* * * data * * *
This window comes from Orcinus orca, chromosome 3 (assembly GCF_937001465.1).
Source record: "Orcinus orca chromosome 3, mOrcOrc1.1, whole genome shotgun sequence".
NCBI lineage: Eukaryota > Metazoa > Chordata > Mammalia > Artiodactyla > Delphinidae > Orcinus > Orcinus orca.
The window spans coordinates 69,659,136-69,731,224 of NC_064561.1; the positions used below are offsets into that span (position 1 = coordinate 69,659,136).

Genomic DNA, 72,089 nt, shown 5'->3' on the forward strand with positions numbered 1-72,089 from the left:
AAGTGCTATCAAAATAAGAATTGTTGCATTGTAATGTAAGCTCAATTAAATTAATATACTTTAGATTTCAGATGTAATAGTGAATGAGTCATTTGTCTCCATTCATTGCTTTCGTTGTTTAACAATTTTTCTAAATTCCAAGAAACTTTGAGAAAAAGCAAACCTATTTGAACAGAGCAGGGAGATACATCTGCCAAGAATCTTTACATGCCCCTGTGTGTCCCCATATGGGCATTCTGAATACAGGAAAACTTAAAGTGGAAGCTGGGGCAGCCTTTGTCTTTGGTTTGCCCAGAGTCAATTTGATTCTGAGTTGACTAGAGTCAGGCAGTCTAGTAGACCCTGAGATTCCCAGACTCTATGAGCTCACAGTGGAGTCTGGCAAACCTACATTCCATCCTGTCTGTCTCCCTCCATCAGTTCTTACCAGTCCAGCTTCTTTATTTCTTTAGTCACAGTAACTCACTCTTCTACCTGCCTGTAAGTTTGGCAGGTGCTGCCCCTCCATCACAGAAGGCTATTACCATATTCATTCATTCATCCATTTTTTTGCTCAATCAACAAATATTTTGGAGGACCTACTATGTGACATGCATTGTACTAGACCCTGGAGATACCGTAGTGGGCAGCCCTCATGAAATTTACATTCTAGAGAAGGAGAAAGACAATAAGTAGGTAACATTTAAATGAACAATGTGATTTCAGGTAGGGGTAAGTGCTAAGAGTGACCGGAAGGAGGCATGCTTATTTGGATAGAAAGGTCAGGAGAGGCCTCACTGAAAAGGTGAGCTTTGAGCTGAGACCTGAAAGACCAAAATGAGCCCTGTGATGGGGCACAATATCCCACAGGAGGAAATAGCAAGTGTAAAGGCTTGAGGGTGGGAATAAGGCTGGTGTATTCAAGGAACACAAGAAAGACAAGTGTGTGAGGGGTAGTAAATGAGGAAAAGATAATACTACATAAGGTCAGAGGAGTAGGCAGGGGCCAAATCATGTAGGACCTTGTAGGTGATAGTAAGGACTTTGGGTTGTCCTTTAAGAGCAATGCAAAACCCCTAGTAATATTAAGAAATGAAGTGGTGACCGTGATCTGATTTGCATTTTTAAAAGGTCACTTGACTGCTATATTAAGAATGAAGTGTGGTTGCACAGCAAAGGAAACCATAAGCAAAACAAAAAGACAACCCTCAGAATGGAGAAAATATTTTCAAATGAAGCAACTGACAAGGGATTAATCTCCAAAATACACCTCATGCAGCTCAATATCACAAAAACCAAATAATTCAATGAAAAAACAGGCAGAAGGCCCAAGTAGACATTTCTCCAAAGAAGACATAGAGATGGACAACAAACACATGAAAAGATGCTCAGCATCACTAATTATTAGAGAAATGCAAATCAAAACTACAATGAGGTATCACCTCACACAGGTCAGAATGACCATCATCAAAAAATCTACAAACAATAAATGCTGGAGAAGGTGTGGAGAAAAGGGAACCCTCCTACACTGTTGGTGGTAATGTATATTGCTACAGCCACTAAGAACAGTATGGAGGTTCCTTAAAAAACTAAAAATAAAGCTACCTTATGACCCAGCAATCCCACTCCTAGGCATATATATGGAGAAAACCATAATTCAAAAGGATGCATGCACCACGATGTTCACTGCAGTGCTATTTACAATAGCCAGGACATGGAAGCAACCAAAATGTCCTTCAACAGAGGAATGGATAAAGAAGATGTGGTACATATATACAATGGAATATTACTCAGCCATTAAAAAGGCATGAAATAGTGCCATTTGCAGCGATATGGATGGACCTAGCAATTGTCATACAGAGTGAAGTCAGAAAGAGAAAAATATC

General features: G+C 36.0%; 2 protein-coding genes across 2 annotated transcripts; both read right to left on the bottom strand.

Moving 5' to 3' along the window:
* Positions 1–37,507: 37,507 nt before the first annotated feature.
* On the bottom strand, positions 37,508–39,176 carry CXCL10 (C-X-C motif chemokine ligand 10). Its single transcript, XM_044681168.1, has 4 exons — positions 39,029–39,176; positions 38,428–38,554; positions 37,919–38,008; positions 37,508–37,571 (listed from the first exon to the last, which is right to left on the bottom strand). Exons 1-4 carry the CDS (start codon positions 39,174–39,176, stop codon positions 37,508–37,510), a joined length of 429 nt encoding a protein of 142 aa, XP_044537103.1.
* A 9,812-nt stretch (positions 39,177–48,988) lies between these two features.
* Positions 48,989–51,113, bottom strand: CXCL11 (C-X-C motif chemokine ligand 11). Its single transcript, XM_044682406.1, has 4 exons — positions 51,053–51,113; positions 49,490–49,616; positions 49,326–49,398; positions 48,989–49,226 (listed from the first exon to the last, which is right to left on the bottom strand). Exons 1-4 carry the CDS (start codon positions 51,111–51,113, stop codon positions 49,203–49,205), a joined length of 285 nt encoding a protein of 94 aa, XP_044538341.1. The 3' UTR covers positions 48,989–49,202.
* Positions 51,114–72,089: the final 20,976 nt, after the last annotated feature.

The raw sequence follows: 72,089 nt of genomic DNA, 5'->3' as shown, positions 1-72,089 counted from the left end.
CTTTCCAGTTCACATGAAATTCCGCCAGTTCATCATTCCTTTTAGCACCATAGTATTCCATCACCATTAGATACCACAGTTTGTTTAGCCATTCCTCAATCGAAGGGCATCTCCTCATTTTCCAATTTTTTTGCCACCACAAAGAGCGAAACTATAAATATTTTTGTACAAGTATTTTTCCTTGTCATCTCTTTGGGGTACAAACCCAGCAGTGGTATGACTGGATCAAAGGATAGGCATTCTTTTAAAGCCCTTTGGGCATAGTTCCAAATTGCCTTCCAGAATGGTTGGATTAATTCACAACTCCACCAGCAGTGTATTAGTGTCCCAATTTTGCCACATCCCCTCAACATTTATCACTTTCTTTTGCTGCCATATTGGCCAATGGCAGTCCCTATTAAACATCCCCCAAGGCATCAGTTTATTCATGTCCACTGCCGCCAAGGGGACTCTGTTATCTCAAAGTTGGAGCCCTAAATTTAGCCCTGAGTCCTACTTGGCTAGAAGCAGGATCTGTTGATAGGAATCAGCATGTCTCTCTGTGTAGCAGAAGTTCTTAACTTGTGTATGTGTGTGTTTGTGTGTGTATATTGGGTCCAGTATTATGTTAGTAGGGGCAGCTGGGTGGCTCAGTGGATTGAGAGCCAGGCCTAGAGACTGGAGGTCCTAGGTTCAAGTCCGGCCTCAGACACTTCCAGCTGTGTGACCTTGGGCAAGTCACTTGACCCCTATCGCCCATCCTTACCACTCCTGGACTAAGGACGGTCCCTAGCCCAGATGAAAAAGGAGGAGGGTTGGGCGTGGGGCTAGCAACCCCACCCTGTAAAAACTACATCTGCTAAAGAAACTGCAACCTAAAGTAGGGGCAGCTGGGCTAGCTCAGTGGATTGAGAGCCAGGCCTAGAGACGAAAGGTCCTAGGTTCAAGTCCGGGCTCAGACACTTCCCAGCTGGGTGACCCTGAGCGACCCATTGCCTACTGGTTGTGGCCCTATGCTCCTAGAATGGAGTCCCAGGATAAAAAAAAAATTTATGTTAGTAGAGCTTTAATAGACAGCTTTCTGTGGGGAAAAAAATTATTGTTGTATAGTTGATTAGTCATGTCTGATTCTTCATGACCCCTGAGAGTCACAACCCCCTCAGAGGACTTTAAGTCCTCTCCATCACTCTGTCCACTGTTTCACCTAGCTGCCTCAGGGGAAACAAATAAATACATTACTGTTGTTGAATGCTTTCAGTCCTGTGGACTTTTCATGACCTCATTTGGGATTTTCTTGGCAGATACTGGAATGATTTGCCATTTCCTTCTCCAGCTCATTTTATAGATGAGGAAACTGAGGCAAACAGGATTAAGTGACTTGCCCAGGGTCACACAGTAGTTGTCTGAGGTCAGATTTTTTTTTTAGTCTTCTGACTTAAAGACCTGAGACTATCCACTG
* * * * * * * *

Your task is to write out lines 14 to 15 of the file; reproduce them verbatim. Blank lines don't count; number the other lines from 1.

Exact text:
The raw sequence follows: 72,089 nt of genomic DNA, 5'->3' as shown, positions 1-72,089 counted from the left end.
CTTTCCAGTTCACATGAAATTCCGCCAGTTCATCATTCCTTTTAGCACCATAGTATTCCATCACCATTAGATACCACAGTTTGTTTAGCCATTCCTCAATCGAAGGGCATCTCCTCATTTTCCAATTTTTTTGCCACCACAAAGAGCGAAACTATAAATATTTTTGTACAAGTATTTTTCCTTGTCATCTCTTTGGGGTACAAACCCAGCAGTGGTATGACTGGATCAAAGGATAGGCATTCTTTTAAAGCCCTTTGGGCATAGTTCCAAATTGCCTTCCAGAATGGTTGGATTAATTCACAACTCCACCAGCAGTGTATTAGTGTCCCAATTTTGCCACATCCCCTCAACATTTATCACTTTCTTTTGCTGCCATATTGGCCAATGGCAGTCCCTATTAAACATCCCCCAAGGCATCAGTTTATTCATGTCCACTGCCGCCAAGGGGACTCTGTTATCTCAAAGTTGGAGCCCTAAATTTAGCCCTGAGTCCTACTTGGCTAGAAGCAGGATCTGTTGATAGGAATCAGCATGTCTCTCTGTGTAGCAGAAGTTCTTAACTTGTGTATGTGTGTGTTTGTGTGTGTATATTGGGTCCAGTATTATGTTAGTAGGGGCAGCTGGGTGGCTCAGTGGATTGAGAGCCAGGCCTAGAGACTGGAGGTCCTAGGTTCAAGTCCGGCCTCAGACACTTCCAGCTGTGTGACCTTGGGCAAGTCACTTGACCCCTATCGCCCATCCTTACCACTCCTGGACTAAGGACGGTCCCTAGCCCAGATGAAAAAGGAGGAGGGTTGGGCGTGGGGCTAGCAACCCCACCCTGTAAAAACTACATCTGCTAAAGAAACTGCAACCTAAAGTAGGGGCAGCTGGGCTAGCTCAGTGGATTGAGAGCCAGGCCTAGAGACGAAAGGTCCTAGGTTCAAGTCCGGGCTCAGACACTTCCCAGCTGGGTGACCCTGAGCGACCCATTGCCTACTGGTTGTGGCCCTATGCTCCTAGAATGGAGTCCCAGGATAAAAAAAAAATTTATGTTAGTAGAGCTTTAATAGACAGCTTTCTGTGGGGAAAAAAATTATTGTTGTATAGTTGATTAGTCATGTCTGATTCTTCATGACCCCTGAGAGTCACAACCCCCTCAGAGGACTTTAAGTCCTCTCCATCACTCTGTCCACTGTTTCACCTAGCTGCCTCAGGGGAAACAAATAAATACATTACTGTTGTTGAATGCTTTCAGTCCTGTGGACTTTTCATGACCTCATTTGGGATTTTCTTGGCAGATACTGGAATGATTTGCCATTTCCTTCTCCAGCTCATTTTATAGATGAGGAAACTGAGGCAAACAGGATTAAGTGACTTGCCCAGGGTCACACAGTAGTTGTCTGAGGTCAGATTTTTTTTTTAGTCTTCTGACTTAAAGACCTGAGACTATCCACTG